Updated on 09/15/2011 2:39PM

Some alterations to statebred slate


ARCADIA, Calif. - There are only minor changes from last year on the 59-race stakes schedule for California-breds in 2002.

The main events - the California Gold Rush Day at Hollywood Park on April 28 and the California Cup on Nov. 2 - will return, offering high-caliber racing six months apart on days designed to showcase the breed.

The schedule actually starts this week with the opening of the Santa Anita winter-spring meeting. The first race in northern California on the statebred schedule is the $100,000 Work the Crowd Handicap for fillies and mares on turf on Jan. 5 at Golden Gate Fields.

From Friday's $150,000 divisions of the California Breeders' Champion Stakes for 2-year-olds to the $100,000 On Trust Handicap at Hollywood Park in late November, there are major races for statebreds who are steering clear of the stronger competition in graded stakes. Some horses will reach their peak against statebreds, while others will use statebred races as a springboard to a bigger stage.

The most significant developments in 2002 are on Gold Rush Day and in the restructuring of the California Sires Stakes, run for 2-year-olds each fall at Santa Anita.

On Gold Rush Day, the Melair Stakes for 3-year-old fillies, has had its purse raised from $150,000 to $200,000 and its distance changed from 6 1/2 furlongs to 1 1/16 miles. The Melair will be the second-richest race on Gold Rush Day, behind only the $250,000 Snow Chief Stakes for 3-year-olds over 1 1/8 miles.

"We wanted to make it a race similar to the feature race of the day," said Doug Burge, the executive director of the California Thoroughbred Breeders Association.

The 10-race Gold Rush Day program will be run on the Sunday before the Kentucky Derby.

One benefit of running the Gold Rush Day program in late April, Burge said, is that it gives participants the opportunity to run in other races at the Hollywood Park spring-summer meeting.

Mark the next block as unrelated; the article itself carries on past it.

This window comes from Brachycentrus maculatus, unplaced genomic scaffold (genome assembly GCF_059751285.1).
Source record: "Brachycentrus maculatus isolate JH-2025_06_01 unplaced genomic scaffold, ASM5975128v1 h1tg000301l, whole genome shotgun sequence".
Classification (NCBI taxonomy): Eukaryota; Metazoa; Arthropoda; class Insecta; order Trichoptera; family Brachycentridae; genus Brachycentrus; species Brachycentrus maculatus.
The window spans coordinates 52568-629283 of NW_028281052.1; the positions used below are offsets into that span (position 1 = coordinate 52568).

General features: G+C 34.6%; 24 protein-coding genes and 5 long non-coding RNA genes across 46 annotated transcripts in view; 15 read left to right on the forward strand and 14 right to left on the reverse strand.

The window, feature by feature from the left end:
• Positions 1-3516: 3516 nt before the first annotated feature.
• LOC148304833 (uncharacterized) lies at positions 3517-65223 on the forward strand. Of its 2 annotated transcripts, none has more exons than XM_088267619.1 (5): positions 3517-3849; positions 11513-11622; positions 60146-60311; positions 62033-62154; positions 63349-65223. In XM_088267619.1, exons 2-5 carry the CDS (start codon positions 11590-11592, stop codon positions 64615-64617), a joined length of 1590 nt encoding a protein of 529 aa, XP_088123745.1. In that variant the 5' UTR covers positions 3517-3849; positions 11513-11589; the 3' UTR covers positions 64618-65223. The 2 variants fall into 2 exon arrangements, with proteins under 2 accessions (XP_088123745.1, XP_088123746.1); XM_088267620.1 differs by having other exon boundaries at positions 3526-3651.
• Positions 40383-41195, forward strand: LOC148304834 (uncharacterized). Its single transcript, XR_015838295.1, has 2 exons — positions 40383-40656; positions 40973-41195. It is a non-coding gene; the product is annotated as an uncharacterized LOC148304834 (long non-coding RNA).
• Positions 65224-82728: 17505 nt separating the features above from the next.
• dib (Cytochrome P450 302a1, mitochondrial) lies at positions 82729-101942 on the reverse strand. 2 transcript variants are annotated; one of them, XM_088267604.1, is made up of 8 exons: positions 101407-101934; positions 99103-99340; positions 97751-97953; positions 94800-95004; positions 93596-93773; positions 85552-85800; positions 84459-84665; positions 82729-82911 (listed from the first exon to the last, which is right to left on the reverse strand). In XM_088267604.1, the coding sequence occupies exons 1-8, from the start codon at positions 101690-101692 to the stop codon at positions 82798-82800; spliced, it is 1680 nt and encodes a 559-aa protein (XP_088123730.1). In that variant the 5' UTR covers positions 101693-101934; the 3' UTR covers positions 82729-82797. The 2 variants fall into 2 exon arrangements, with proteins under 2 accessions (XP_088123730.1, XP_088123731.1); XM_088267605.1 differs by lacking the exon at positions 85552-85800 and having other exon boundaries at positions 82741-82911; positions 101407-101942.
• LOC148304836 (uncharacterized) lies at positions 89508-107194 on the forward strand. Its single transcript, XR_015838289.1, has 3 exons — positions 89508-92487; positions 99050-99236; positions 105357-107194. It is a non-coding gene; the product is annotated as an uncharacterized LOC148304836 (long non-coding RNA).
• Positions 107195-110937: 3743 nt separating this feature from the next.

Makeover for sires series

The races formerly known as the Sires Stakes are being completely redesigned. Previously, they were run for the progeny of nominated stallions and required owners to meet a payment schedule. Consequently, the races tended to attract to a small group of horses.

By dropping the restrictions, the $75,000 races, which have yet to be named, are intended as preps for the California Cup Juvenile and Juvenile Fillies.

In some cases, they served that purpose in the past, except not for all California-breds, only those who remained eligible through the process.

"We don't have a date yet, but they'll be three weeks before to the Cal Cup," Burge said of the 2-year-old Sires Stakes.

The 3-year-old division of the Sires Stakes program will be run as scheduled at Hollywood Park this summer. Scheduled for late May, the races are run over 1 1/16 miles on turf, and seldom draw strong fields.

The California Cup date will be a week after the Breeders' Cup for the second consecutive year. In November, $19.9 million was handled on the California Cup program and it attracted an ontrack crowd of 37,184.

In the late 1990's, the California Cup preceded the Breeders' Cup by a week, but after this year's success, CTBA officials decided that the California Cup can thrive where it is.

"After the success of this year, I don't want to make a change," Burge said.

Stakes conditions for Cal Cup Day and the Gold Rush Day may be modified later on.

The conditions for the three Cal Cup starter handicaps - which in past years were restricted to horses who had started for a certain claiming price during the year - are likely to be changed to allowance conditions for horses who have not won a certain amount of purse money. The details are yet to be final.

Burge envisions conditions similar to those of the existing Generous Portion Stakes for 2-year-old fillies at Del Mar, which include a condition for non-winners of a first-place purse of $35,000 other than closed or claiming.

"In 2002, races restricted to horses that have started for a claiming price will not qualify for black type," Burge said. "Obviously, we want those races to be black type."